Alan Ross remembered
D. J. Taylor
Alan Ross, who died last week at the age of 78, was a great many things. As poet, travel writer, cricketing rhapsodist and autobiographer — to name only four of the areas in which he excelled — he leaves a reputation that many a genre specialist would envy. But his greatest distinction was reserved for the more problematic niche of talent-spotter and literary impresario. Curiously, this career was not conducted at a university creative writing department or from a safe editorial berth in a London publishing house but through the pages of an obscure literary magazine whose influence cruelly exceeded its tiny and bailiffinspiring circulation,
I first became aware of the existence of the London Magazine. which Ross edited for exactly 40 years, lying on a table where Blackwell's displayed its quota of little magazines', The process of submitting anything to a literary magazine in those days went like this. You packed your darling poem or short story into a brown envelope, stuffed a second brown envelope folded in half (always enclose a SAE', the Writers' and Artists' Yearbook sternly enjoined) into the remaining space, sent it off and settled down to wait. Six weeks, three months, a year later, the contents would reappear, pristine and apparently undisturbed, together with a funereal slip of paper on which would be printed the words 'The editor regrets that he cannot make use of the enclosed contribution', or, even worse, With compliments and regrets'. Even at the age of 19 this kind of impersonality hurt. Perhaps the most authentic scene in Orwell's Keep the Aspidistra Flying, from the angle of literary hack, has Gordon Comstock, its moth-eaten poet hero, ranting over one of these anonymous putdowns.
The sods! The bloody sods...! Why be so mealy-mouthed about it? Why not say outright, 'We don't want your bloody poems. We only take poems from chaps we were at Cambridge with'?
Poems sent to the London Magazine, on the other hand, came back two days later. Even more outlandish, the rejection slips were hand-written, and, except in cases of supreme non-competence, included helpful comments. These could be creative (This had something', 'Much better than your last effort') or presentational (Doublespace typing is a big help'), but the effect on their audience was unique. Gambit or Pineapple might sit on your stuff from Midsummer to Christmas, but Ross — mysteriously and consolingly — cared.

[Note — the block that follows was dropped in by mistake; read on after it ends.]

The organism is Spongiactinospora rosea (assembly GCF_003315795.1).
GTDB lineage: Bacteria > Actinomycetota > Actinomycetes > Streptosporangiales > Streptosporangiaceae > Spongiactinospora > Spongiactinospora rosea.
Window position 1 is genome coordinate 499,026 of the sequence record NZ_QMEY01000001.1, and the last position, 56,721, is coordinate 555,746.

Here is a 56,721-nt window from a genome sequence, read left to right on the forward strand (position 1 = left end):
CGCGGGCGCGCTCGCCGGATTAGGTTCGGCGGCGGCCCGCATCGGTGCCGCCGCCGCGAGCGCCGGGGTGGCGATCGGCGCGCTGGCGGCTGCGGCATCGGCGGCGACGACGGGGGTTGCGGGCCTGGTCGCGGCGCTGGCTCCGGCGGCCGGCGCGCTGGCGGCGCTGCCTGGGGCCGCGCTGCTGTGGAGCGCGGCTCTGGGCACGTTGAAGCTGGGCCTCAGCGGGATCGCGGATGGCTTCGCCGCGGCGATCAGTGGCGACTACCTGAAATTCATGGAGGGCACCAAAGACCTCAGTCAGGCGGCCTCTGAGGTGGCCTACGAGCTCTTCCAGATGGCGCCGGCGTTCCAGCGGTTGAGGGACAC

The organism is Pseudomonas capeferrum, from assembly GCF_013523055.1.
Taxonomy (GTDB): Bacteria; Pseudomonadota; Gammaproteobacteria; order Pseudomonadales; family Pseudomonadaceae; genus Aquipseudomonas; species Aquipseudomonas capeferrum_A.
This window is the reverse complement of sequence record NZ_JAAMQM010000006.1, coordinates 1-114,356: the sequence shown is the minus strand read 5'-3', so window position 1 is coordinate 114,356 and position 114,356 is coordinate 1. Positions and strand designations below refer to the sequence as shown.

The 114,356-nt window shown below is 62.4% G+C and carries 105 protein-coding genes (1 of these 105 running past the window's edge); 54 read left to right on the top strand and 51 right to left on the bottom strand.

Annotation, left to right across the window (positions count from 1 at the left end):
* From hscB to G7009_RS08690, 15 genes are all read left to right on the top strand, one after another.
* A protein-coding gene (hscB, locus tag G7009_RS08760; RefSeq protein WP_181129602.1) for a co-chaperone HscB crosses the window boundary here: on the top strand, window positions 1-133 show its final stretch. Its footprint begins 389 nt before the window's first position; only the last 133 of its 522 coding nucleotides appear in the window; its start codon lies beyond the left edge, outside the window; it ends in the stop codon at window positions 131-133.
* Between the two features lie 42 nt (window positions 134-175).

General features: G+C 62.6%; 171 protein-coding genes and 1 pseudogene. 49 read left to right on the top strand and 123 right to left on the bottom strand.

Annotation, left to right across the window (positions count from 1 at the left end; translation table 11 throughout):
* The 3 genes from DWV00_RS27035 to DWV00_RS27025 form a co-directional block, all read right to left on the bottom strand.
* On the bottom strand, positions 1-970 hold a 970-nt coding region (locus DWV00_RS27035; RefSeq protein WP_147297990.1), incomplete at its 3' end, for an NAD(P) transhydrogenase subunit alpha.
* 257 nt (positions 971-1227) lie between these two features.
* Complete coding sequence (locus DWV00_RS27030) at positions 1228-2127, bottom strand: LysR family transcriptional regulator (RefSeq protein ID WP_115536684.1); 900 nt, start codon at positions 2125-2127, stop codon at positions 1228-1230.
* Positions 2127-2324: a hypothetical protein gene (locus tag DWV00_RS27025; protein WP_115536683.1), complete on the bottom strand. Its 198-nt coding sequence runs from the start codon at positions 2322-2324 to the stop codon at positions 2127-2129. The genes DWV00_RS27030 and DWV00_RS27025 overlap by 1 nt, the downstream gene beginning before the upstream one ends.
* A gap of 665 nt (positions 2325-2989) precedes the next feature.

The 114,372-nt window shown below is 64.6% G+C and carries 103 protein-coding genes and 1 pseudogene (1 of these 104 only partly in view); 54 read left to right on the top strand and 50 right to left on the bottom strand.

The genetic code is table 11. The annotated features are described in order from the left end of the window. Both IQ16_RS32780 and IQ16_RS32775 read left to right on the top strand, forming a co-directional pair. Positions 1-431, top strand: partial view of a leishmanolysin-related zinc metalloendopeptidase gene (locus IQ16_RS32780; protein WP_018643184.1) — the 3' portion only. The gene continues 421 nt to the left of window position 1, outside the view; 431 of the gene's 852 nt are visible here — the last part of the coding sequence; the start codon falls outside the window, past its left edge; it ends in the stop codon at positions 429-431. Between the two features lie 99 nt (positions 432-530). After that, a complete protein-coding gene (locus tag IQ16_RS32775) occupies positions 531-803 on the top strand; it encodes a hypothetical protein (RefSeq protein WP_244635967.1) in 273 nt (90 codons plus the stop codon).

In London a year or so later, and encouraged by a note in vivid, high-economy handwriting, I made a beeline for the magazine's premises in Thurlow Place. All notions of Connolly-style splendour — those panelled rooms and buxom helpers — perished on the rickety staircase. Beyond, one found a single room, generally tenanted by Ross, an editorial assistant — at this point the wispily jovial Christopher Hawtree — a large dog and stacked piles of back-numbers, Though later transferred to a shed in the back garden, the office maintained its air of hectic but somehow steely amateurism. Though practically wordless, Ross was affable. I was swiftly inducted into the post of second-string fiction critic, bidden to review — say — six wildly differentiated volumes of short stories in 1,200 words for a fee of 125. The money was immaterial — the money at the LM always was immaterial. What mattered was that the survivor of those balmy Fitzroy dawns, round-stander to Tambimuttu and J. Maclaren Ross, thought you were good enough to appear in the back end of a magazine whose front half was packed out by William Boyd, Graham Swift and Shiva Naipaul.
Periodically cast down by bouts of the grimmest depression, Ross could convey an air of almost sphinx-like reserve. He had, for example, the tersest telephone manner of anyone I have encountered — perfectly capable, in this role, of sustaining an entire conversation with the single response 'yep'. Coaxed onto a festival stage or met at a party, though, he could become unexpectedly genial. Lurking behind the surface abstraction was a definite flamboyance. Even the late J. L. Carr, whose nonconformist conscience troubled him on points of this sort, was reluctantly admiring of the moment when Ross turned up at some literary gathering flanked by wife and mistress.
Philip Hensher, one of a string of memorialists anxious to acknowledge their debt, has — rightly — pointed out that by the end of his life Ross was an anachronism, the last of the great one-man editorial bands in a tradition that goes back through Ian Hamilton's New Review and Connolly's Horizon to John Lehmann's Penguin New Writing. Looking round the study on the day I heard of his death I realised instantly how much the bookshelves owed to him: London Magazine anthologies, his autobiographies Blindfold Games and Coastwise Lights, J. L. Carr's novels and Julian Symons's Notes from Another Country, published under his imprint, the magazine's Living Out of London series. There are not many people of whom it can be said that post-war English literature would have been a different and diminished place in their absence, but Alan Ross was one of them.